Confessions of a Wine Writer
(This is, I believe, the first time in the 14 years FERMENTATION has been published, that I have given over this blog to another writer. It’s done because Alan is a very good writer, he always has something interesting to say, and he is my friend….Enjoy)
I have, over these many years, imposed on myself two rules: Never begin an article with “I”. Off the bat, I’ve violated my first edict. The second decree is that I never accept an invitation from a PR flack unless I can write something about the event. I’ve now, for the first time (I can’t remember the other times), in the space of a week, broken my second tenet, twice!
About a week ago, I agreed to attend a big wine company’s (BWC) unveiling of its new winemaker. I didn’t know a thing about the winemaker, but I knew I didn’t much care for the BWC’s wines. I accepted the flack’s invite because I liked the food of the restaurant at which the BWC’s presser was to be held.
As a kind of retribution for accepting the invitation from the flack — knowing full well that there was as much of a chance of my writing about the wines or the new winemaker, as the odds of the A’s going to the World Series this season – I showed up at the wrong restaurant. I misread the invitation. The tasting wasn’t at the restaurant I thought it was going to be; although to my credit, the actual restaurant had the first name of the first restaurant. And it was on the same street, but about a mile down the boulevard.
In the end, the new winemaker at BWC was charming and knowledgeable, but the wines were as mediocre as I had suspected they would be; and they weren’t even the wines of the new guy, because he hasn’t been on the job long enough to enjoy his first crush at the BWC.
There was nothing to write home about – or write anything about. The food at the second restaurant down the street, with the same first name? Not worth the trip into the city.
The upshot: Never disobey your own rules. And don’t disrespect those PR folks who make the invitations to writers, whilst they obey their own unwritten rule: Never ask a scribe if she or he is going to write about the occasion to which they’ve been invited.
The second invitation was my acceptance to attend Festival Napa Valley, an event for the last 13 years that has primarily celebrated music education. It isn’t necessarily a wine event. But I accepted the invite anyway, knowing that the chance to write about FNV, as a wine writer, were slim because I couldn’t identify an outlet in which to place an article that appeared not to offer much news.
It wasn’t until I attended the 50th anniversary dinner that celebrated the Trefethen winery (in conjunction with FNV), at which I tasted some mighty fine wine, that I saw an opening for a possible story; albeit FNV being tangential to the piece.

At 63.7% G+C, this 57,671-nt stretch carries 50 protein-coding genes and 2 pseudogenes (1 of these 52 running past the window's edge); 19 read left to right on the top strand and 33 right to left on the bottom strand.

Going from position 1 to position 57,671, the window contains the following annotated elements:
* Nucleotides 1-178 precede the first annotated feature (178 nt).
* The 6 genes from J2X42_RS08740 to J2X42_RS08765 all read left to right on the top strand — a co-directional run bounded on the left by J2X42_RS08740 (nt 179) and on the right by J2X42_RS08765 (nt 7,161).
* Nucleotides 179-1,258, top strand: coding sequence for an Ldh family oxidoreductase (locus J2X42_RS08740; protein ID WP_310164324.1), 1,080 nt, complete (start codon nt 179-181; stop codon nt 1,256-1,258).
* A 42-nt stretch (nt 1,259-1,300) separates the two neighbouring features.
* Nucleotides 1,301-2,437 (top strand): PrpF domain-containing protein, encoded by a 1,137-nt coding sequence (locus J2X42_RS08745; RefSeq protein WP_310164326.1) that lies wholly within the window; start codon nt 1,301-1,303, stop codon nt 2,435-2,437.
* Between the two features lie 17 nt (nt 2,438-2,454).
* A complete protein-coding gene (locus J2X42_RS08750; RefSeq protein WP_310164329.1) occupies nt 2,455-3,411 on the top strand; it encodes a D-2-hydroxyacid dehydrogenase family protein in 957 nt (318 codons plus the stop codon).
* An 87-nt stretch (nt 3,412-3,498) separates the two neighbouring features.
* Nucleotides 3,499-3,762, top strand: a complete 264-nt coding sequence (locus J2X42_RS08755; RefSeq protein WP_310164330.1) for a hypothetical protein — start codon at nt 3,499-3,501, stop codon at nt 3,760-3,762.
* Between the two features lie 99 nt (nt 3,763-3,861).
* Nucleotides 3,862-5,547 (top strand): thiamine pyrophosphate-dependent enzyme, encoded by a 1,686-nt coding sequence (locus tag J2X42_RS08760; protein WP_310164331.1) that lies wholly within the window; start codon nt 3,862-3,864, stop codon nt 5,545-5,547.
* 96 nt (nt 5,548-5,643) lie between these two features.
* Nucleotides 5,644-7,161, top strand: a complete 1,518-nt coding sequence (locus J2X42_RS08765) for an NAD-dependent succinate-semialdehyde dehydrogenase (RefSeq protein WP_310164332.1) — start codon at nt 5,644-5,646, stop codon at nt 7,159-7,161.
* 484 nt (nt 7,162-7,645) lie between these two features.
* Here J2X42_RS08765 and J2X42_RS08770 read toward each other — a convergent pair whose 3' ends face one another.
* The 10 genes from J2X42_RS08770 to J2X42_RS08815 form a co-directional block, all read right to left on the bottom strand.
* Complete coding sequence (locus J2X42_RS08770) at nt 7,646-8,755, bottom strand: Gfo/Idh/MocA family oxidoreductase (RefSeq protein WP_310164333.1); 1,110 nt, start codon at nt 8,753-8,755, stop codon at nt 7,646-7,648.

And it wasn’t until Tom Wark so graciously – and I think for the first time in the 14 years he’s been writing his Fermentation Blog – he invited another writer to post a story. I had a forum in which I could place my FNV/Trefethen thoughts. Tom’s gesture accomplished two things: It allowed me to open the scrim between wine writing and wine public relations; and it afforded me an opportunity to file a treatise – although quite peripherally – connecting Trefethen to Festival Napa Valley. It was the least I could do to reciprocate the hospitality afforded me by FNV’s publicists.
To the subject at hand: Trefethen, which is located in the Oak Knoll District of Napa Valley, unfortunately has become most known in its recent history as the winery that “collapsed” in the earthquake of 2014. Thankfully, its iconic pinkish/beigeish wood-clad winery, built in 1886, has been fully restored. But its wines – some of which were made before the barn-like edifice nearly caved in on itself – are wonderful examples of what Napa Valley can produce.
The 1997 Chardonnay, poured that night so generously for instance, was fresh, crisp, and exhibited fine acidity that has carried it for 22 years. Served from magnum, it was still straw-colored with no discernible darkening, belying its two-decade life. Interestingly and curiously, the same wine, poured I think from a double magnum, showed browning and sherry-like oxidation.
But it was the two Cabernet Sauvignons that most impressed me. The 2009 Reserve and ’15 – unlike many, big, blowsy, tannic and alcoholic Cabs – were in perfect balance with gorgeous fruit and acid (both weighed in at a listed 14.1% alc.). And, they went in tandem with the filet mignon.
There you have it. This began as a self-deprecating journal of my self-rule-breaking foibles and wound up, I hope, as an acknowledgment of sorts of Festival Napa Valley, as well as a tribute to Trefethen wines.
Alan Goldfarb has been writing about wine for nearly 30 years. His most recent work: A couple of articles involving Rupert Murdoch were published in The Wine Spectator; an interview with Francis Coppola and Inglenook will soon appear in the Alta Journal of California; a profile of Stu & Charlie Smith of Smith-Madrone, will soon be published in SevenFifty Daily; and two pieces on a Sonoma Coast restaurant and wine, is to be featured in The Art of Eating Magazine.